African Violet Pink

African Violets

Saintpaulias, commonly known as African violets, are a genus of 6–20 species of herbaceous perennial flowering plants in the family Gesneriaceae, native to Tanzania and adjacent southeastern Kenya in eastern tropical Africa. Typically the African violet is a common household indoor plant but can also be an outdoor plant. Several of the species and subspecies are endangered, and many more are threatened, due to their native cloud forest habitats being cleared for agriculture.

Characteristic
Saintpaulias grow from 6–15 cm tall and can be anywhere from 6–30 cm wide. The leaves are rounded to oval, 2.5–8.5 cm long with a 2–10 cm petiole, finely hairy, and have a fleshy texture. The flowers are 2–3 cm in diameter, with a five-lobed velvety corolla ("petals"), and grow in clusters of 3–10 or more on slender stalks called peduncles. Wild species can have violet, purple, pale blue, or white flowers.

Temperature
Saintpaulias are highly sensitive to temperature changes, especially rapid leaf cooling. Spilling cold water on African violet leaves causes discoloration. This is thought to be because rapid leaf cooling causes cell vacuole collapse in the palisade mesophyll cells.

Propagation
African violets are commonly propagated asexually. Plants can be divided into smaller daughter plants or even grown from leaf cuttings.[4] Growing African violets from seed is rare and most commercially available plants are produced from cuttings and tissue culture.

Distribution
Saintpaulias are native to eastern tropical Africa. There is a concentration of species in the Nguru mountains of Tanzania.

Taxonomy
The plants get their common name "African violet" from their superficial resemblance to true violets (Viola, family Violaceae).

The genus is named after Baron Walter von Saint Paul-Illaire (1860–1910), the district commissioner of Tanga province who discovered the plant in Tanganyika (now Tanzania) in Africa in 1892 and sent seeds back to his father, an amateur botanist in Germany. Two British plant enthusiasts, Sir John Kirk and Reverend W.E. Taylor, had earlier collected and submitted specimens to the Royal Botanic Gardens, Kew, in 1884 and 1887 respectively, but the quality of specimens was insufficient to permit scientific description at that time. The genus Saintpaulia, and original species S. ionantha, were scientifically described by H. Wendland in 1893.

Revisions of the genus by B.L. Burtt expanded the genus to approximately 20 species. Due to recent studies which showed most of the species to be very poorly differentiated, both genetically and morphologically, the number of species has been reduced to six, with the majority of former species reduced to subspecies under S. ionantha, in a recent floristic treatment. As of 2009, 9 species, 8 subspecies, and 2 varieties have been recognized.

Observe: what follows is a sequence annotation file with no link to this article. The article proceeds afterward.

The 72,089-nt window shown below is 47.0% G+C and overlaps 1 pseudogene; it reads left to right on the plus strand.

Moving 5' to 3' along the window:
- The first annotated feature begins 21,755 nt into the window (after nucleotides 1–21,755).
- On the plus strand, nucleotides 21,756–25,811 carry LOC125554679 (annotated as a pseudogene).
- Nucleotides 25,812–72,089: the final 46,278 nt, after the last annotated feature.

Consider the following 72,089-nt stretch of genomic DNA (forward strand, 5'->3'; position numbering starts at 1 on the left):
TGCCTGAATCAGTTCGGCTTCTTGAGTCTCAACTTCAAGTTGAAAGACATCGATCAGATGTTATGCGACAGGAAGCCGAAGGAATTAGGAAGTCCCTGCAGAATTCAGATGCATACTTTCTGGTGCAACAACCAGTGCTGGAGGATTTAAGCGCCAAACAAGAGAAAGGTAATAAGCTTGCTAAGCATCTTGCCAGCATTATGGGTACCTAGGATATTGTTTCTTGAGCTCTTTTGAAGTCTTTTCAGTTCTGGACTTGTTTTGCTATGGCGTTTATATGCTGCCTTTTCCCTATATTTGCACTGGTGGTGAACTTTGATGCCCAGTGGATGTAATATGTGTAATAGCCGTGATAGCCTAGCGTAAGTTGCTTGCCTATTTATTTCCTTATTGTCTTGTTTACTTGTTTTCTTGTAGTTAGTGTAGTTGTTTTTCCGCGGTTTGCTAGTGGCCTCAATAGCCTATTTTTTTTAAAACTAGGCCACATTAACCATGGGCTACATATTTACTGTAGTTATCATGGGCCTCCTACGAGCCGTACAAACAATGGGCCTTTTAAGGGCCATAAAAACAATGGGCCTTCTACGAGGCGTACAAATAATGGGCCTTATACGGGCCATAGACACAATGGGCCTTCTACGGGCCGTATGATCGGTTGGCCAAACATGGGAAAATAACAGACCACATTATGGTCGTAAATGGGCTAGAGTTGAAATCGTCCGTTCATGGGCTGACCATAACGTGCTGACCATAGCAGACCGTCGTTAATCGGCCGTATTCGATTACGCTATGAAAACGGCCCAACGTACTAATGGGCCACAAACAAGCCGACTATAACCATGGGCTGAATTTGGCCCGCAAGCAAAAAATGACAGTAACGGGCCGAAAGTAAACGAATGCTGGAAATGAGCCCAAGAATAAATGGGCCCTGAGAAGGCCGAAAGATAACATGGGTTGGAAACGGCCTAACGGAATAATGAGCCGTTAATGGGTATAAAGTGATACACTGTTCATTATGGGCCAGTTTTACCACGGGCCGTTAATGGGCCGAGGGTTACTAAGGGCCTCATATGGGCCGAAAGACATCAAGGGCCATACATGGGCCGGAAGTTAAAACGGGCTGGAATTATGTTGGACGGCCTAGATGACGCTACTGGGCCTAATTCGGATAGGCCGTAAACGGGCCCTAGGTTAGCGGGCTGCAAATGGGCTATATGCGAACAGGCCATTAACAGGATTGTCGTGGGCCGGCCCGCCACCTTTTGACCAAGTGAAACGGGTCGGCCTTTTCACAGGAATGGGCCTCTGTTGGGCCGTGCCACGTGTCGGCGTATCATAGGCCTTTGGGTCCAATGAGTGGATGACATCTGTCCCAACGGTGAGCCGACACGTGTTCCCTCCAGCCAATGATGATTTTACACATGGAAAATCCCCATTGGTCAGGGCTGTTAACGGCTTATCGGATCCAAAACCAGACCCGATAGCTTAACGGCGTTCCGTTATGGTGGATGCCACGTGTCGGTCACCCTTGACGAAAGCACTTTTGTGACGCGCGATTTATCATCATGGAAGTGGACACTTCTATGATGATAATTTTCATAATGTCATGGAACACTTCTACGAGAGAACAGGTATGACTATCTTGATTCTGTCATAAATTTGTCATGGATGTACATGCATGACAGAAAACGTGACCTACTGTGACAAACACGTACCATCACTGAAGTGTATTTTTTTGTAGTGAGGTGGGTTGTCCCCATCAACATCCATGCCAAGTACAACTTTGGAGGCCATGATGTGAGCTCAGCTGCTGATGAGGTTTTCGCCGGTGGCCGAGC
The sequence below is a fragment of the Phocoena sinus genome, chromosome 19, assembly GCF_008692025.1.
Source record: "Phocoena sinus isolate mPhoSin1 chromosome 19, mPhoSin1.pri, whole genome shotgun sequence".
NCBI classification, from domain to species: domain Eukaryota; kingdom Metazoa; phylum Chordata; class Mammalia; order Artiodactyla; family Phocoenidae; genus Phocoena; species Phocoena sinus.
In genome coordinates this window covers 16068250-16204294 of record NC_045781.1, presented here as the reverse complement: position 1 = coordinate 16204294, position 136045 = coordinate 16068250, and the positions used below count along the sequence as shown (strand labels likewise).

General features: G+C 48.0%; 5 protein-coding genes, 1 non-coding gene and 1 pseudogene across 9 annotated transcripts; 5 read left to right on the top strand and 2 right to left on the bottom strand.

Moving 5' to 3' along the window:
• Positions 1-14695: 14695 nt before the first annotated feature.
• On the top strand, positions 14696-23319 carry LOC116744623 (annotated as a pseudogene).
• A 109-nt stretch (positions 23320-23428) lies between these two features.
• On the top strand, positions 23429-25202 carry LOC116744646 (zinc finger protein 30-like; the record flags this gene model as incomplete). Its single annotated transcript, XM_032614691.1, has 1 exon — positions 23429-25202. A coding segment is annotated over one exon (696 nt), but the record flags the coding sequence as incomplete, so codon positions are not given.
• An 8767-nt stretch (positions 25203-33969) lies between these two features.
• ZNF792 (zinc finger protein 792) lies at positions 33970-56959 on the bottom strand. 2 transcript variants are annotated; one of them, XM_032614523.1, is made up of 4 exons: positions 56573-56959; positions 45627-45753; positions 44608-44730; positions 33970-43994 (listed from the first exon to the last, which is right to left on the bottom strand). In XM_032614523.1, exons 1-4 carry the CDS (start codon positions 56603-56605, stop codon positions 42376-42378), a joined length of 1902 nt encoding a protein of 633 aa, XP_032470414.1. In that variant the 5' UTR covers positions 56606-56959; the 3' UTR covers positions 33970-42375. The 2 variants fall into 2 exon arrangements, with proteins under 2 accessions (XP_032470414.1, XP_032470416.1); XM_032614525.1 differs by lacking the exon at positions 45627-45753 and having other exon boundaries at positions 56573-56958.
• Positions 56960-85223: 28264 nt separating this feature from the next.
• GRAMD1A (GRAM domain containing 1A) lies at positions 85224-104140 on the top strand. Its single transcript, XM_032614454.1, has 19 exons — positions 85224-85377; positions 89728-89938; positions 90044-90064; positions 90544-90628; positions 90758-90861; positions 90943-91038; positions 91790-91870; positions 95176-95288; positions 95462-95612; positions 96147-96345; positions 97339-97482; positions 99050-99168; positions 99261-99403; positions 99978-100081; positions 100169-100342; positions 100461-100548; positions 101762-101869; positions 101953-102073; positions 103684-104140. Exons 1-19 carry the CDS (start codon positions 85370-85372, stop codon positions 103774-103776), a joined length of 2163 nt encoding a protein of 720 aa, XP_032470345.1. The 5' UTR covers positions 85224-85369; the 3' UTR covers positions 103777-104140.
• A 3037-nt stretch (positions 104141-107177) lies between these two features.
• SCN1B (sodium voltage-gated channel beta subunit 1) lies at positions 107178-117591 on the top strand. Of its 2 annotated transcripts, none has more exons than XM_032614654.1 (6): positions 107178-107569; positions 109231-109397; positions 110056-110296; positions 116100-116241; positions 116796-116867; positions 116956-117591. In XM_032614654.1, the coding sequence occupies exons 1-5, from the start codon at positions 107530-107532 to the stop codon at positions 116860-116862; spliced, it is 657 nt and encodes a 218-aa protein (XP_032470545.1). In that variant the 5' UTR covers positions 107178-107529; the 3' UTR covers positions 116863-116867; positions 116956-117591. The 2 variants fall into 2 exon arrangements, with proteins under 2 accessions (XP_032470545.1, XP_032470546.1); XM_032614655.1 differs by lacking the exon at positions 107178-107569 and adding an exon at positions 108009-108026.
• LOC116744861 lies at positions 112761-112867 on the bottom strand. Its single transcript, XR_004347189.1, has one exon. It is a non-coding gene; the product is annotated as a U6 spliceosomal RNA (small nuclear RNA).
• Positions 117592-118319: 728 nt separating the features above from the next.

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African Violet Pink

  • Product Code: pg-flowering-plants-african-violet-pink
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African Violets

Saintpaulias, commonly known as African violets, are a genus of 6–20 species of herbaceous perennial flowering plants in the family Gesneriaceae, native to Tanzania and adjacent southeastern Kenya in eastern tropical Africa. Typically the African violet is a common household indoor plant but can also be an outdoor plant. Several of the species and subspecies are endangered, and many more are threatened, due to their native cloud forest habitats being cleared for agriculture.

Characteristic
Saintpaulias grow from 6–15 cm tall and can be anywhere from 6–30 cm wide. The leaves are rounded to oval, 2.5–8.5 cm long with a 2–10 cm petiole, finely hairy, and have a fleshy texture. The flowers are 2–3 cm in diameter, with a five-lobed velvety corolla ("petals"), and grow in clusters of 3–10 or more on slender stalks called peduncles. Wild species can have violet, purple, pale blue, or white flowers.

Temperature
Saintpaulias are highly sensitive to temperature changes, especially rapid leaf cooling. Spilling cold water on African violet leaves causes discoloration. This is thought to be because rapid leaf cooling causes cell vacuole collapse in the palisade mesophyll cells.

Propagation
African violets are commonly propagated asexually. Plants can be divided into smaller daughter plants or even grown from leaf cuttings.[4] Growing African violets from seed is rare and most commercially available plants are produced from cuttings and tissue culture.

Distribution
Saintpaulias are native to eastern tropical Africa. There is a concentration of species in the Nguru mountains of Tanzania.

Taxonomy
The plants get their common name "African violet" from their superficial resemblance to true violets (Viola, family Violaceae).

The genus is named after Baron Walter von Saint Paul-Illaire (1860–1910), the district commissioner of Tanga province who discovered the plant in Tanganyika (now Tanzania) in Africa in 1892 and sent seeds back to his father, an amateur botanist in Germany. Two British plant enthusiasts, Sir John Kirk and Reverend W.E. Taylor, had earlier collected and submitted specimens to the Royal Botanic Gardens, Kew, in 1884 and 1887 respectively, but the quality of specimens was insufficient to permit scientific description at that time. The genus Saintpaulia, and original species S. ionantha, were scientifically described by H. Wendland in 1893.

Revisions of the genus by B.L. Burtt expanded the genus to approximately 20 species. Due to recent studies which showed most of the species to be very poorly differentiated, both genetically and morphologically, the number of species has been reduced to six, with the majority of former species reduced to subspecies under S. ionantha, in a recent floristic treatment. As of 2009, 9 species, 8 subspecies, and 2 varieties have been recognized.

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